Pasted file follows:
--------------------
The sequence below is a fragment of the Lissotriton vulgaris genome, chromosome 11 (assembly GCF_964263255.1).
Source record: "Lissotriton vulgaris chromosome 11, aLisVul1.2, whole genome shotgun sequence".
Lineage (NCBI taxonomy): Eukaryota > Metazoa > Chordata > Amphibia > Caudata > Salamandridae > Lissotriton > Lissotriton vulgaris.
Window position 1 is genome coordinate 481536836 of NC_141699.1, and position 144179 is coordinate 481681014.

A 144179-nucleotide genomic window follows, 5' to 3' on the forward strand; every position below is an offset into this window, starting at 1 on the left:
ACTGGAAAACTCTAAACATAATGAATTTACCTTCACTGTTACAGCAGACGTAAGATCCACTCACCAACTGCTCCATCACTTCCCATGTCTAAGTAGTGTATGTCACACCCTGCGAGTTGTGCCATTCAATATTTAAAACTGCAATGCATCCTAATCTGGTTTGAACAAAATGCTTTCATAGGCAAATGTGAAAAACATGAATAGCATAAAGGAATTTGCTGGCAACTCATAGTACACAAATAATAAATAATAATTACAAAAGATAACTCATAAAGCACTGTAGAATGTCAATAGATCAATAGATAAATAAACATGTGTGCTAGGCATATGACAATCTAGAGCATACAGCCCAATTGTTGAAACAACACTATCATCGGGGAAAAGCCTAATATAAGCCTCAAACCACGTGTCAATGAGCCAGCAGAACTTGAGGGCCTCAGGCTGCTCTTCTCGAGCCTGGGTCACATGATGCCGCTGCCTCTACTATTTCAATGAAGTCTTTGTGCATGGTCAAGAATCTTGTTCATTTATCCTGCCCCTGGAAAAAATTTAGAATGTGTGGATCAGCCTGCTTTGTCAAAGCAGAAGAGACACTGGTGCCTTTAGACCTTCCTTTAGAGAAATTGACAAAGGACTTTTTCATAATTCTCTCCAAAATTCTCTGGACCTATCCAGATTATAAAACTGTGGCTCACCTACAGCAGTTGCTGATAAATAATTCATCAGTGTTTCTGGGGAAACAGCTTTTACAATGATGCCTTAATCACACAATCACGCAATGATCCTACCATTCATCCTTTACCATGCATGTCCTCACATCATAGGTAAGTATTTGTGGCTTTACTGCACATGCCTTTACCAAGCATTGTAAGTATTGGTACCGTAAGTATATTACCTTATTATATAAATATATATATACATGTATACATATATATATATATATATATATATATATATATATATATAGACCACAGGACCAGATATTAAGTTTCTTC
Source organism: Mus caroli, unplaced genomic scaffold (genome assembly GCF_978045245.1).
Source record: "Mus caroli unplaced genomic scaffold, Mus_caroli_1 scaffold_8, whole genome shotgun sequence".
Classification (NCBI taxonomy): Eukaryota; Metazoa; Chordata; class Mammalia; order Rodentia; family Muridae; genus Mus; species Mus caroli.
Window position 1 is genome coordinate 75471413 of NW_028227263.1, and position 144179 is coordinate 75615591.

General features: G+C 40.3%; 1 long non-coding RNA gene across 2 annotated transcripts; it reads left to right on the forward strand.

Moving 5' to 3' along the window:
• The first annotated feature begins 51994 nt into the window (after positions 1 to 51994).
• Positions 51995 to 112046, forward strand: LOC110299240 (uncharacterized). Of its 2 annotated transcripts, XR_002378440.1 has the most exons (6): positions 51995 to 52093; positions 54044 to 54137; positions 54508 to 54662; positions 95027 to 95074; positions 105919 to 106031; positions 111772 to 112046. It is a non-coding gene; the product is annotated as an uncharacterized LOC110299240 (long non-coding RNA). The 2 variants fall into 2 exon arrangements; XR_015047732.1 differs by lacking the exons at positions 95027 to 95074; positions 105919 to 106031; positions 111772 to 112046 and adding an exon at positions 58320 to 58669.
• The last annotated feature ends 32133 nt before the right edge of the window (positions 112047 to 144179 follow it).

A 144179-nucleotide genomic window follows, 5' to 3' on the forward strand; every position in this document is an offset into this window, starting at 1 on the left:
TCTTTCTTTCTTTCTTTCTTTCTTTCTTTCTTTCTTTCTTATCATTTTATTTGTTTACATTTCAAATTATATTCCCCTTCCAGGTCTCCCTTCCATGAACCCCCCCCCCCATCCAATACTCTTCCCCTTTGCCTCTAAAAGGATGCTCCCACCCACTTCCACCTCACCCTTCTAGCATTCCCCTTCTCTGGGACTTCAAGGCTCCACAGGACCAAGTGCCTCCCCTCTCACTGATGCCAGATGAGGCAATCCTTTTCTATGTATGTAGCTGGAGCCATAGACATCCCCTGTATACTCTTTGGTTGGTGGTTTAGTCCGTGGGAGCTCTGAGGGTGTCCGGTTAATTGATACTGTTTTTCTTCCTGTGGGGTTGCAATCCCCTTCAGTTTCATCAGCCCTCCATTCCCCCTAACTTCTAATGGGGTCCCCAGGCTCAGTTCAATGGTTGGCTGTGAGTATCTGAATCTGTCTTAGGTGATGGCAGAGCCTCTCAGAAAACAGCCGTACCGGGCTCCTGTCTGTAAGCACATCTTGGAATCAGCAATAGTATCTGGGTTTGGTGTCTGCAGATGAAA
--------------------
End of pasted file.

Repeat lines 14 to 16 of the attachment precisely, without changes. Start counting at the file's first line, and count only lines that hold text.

• Positions 51995 to 112046, forward strand: LOC110299240 (uncharacterized). Of its 2 annotated transcripts, XR_002378440.1 has the most exons (6): positions 51995 to 52093; positions 54044 to 54137; positions 54508 to 54662; positions 95027 to 95074; positions 105919 to 106031; positions 111772 to 112046. It is a non-coding gene; the product is annotated as an uncharacterized LOC110299240 (long non-coding RNA). The 2 variants fall into 2 exon arrangements; XR_015047732.1 differs by lacking the exons at positions 95027 to 95074; positions 105919 to 106031; positions 111772 to 112046 and adding an exon at positions 58320 to 58669.
• The last annotated feature ends 32133 nt before the right edge of the window (positions 112047 to 144179 follow it).

A 144179-nucleotide genomic window follows, 5' to 3' on the forward strand; every position in this document is an offset into this window, starting at 1 on the left: